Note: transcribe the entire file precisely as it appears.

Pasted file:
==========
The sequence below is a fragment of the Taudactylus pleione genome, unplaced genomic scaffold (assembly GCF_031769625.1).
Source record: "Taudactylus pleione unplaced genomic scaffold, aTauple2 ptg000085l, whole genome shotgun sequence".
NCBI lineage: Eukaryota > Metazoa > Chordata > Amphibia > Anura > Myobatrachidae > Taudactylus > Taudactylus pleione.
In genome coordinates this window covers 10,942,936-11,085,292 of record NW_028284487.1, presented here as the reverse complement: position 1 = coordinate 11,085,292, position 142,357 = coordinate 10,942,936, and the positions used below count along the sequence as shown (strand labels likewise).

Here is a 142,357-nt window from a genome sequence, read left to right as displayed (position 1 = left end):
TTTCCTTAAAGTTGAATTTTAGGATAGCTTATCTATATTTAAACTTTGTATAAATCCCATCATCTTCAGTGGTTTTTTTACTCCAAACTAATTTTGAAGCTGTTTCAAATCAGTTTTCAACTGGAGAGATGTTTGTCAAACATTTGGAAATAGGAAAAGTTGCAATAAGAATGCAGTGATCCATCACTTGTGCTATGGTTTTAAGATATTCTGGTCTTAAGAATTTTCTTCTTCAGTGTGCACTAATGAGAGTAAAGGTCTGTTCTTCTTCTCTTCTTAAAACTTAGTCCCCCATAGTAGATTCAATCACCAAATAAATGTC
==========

The sequence below is a fragment of the Taudactylus pleione genome, unplaced genomic scaffold (assembly GCF_031769625.1).
Source record: "Taudactylus pleione unplaced genomic scaffold, aTauple2 ptg000085l, whole genome shotgun sequence".
NCBI lineage: Eukaryota > Metazoa > Chordata > Amphibia > Anura > Myobatrachidae > Taudactylus > Taudactylus pleione.
In genome coordinates this window covers 10,942,936-11,085,292 of record NW_028284487.1, presented here as the reverse complement: position 1 = coordinate 11,085,292, position 142,357 = coordinate 10,942,936, and the positions used below count along the sequence as shown (strand labels likewise).

Here is a 142,357-nt window from a genome sequence, read left to right as displayed (position 1 = left end):
TTTCCTTAAAGTTGAATTTTAGGATAGCTTATCTATATTTAAACTTTGTATAAATCCCATCATCTTCAGTGGTTTTTTTACTCCAAACTAATTTTGAAGCTGTTTCAAATCAGTTTTCAACTGGAGAGATGTTTGTCAAACATTTGGAAATAGGAAAAGTTGCAATAAGAATGCAGTGATCCATCACTTGTGCTATGGTTTTAAGATATTCTGGTCTTAAGAATTTTCTTCTTCAGTGTGCACTAATGAGAGTAAAGGTCTGTTCTTCTTCTCTTCTTAAAACTTAGTCCCCCATAGTAGATTCAATCACCAAATAAATGTC